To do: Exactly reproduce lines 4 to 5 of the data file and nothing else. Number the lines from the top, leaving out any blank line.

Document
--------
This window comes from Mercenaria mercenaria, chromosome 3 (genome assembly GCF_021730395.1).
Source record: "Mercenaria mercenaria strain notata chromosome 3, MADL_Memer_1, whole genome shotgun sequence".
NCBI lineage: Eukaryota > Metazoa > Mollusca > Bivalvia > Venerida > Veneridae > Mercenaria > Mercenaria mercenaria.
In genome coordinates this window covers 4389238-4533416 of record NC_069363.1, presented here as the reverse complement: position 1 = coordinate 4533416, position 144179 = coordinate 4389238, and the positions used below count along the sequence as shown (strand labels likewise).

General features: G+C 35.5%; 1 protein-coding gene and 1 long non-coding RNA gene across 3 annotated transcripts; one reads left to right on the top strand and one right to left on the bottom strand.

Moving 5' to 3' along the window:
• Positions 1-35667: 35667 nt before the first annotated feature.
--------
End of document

In genome coordinates this window covers 4389238-4533416 of record NC_069363.1, presented here as the reverse complement: position 1 = coordinate 4533416, position 144179 = coordinate 4389238, and the positions used below count along the sequence as shown (strand labels likewise).

General features: G+C 35.5%; 1 protein-coding gene and 1 long non-coding RNA gene across 3 annotated transcripts; one reads left to right on the top strand and one right to left on the bottom strand.